(See also Introduction to Corneal Disorders Introduction to Corneal Disorders The cornea is the clear layer in front of the iris and pupil. It protects the iris and lens and helps focus light on the retina. It is composed of cells, protein, and fluid. The cornea looks... read more .)
An Inside Look at the Eye
The condition usually begins between the ages of 10 and 25. Both eyes are always affected, causing major changes in vision and requiring frequent changes in prescription for eyeglasses or contact lenses in many people. The cause is unknown, but people are more likely to develop keratoconus if they have any of the following:
Another family member who has keratoconus
A tendency to develop many allergies (sometimes called atopy)
A tendency to vigorously rub their eyes
Certain connective tissue disorders (for example, Ehlers-Danlos syndrome Ehlers-Danlos Syndrome Ehlers-Danlos syndrome is a rare hereditary disorder of connective tissue that results in unusually flexible joints, very elastic skin, and fragile tissues. This syndrome is caused by a defect... read more , Marfan syndrome Marfan Syndrome Marfan syndrome is a rare hereditary disorder of connective tissue, resulting in abnormalities of the eyes, bones, heart, blood vessels, lungs, and central nervous system. This syndrome is caused... read more , and osteogenesis imperfecta Osteogenesis Imperfecta Osteogenesis imperfecta is a hereditary disorder that disrupts the proper formation of bones and makes bones abnormally fragile. Typical symptoms include weak bones that break easily. The diagnosis... read more )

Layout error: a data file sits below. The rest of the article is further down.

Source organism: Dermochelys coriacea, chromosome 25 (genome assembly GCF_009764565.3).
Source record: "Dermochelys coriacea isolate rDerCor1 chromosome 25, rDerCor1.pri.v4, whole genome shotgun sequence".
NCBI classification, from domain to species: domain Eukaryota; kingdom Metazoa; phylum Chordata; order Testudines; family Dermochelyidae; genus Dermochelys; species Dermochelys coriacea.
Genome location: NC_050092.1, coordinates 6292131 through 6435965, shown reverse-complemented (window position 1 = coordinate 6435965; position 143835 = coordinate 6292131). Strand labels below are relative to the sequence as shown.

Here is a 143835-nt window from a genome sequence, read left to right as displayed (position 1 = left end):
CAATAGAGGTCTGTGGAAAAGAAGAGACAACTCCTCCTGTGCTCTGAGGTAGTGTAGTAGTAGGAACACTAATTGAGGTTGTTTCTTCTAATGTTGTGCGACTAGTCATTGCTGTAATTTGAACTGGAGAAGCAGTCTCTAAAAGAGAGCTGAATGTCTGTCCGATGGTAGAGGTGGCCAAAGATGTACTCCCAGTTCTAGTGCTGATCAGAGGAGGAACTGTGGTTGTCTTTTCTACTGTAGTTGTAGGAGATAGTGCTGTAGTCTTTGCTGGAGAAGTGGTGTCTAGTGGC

Disorders that are apparent at birth and cause poor vision (for example, Leber congenital amaurosis, retinopathy of prematurity Retinopathy of Prematurity (ROP) Retinopathy of prematurity is a disorder of premature infants in which the small blood vessels in the back of the eye (retina) grow abnormally. Retinopathy of prematurity is strongly associated... read more , and lack of an iris in the eye)
Treatment of Keratoconus
Ultraviolet light treatments
Corneal ring segments
Contact lenses often correct the vision problems better than eyeglasses. There are many designs of contact lenses (for example, rigid gas permeable, hybrid, scleral) that may be well tolerated and give good vision. But, sometimes the change in corneal shape is so severe that any contact lenses either cannot be worn or cannot correct vision.
Ultraviolet light treatments that stiffen the cornea (called collagen cross-linking) are useful in early keratoconus to prevent further progression.
The insertion of corneal ring segments (objects that change the shape of the cornea to help correct refraction) seems to improve vision by allowing people to better tolerate wearing contact lenses. Corneal ring segments prevent certain people from needing corneal transplantation.
In severe cases, corneal transplantation Corneal Transplantation Corneal transplantation (keratoplasty) is a common and highly successful type of transplantation. A scarred, severely painful, perforated, misshapen, or cloudy cornea (the clear layer in front... read more may be needed to restore vision.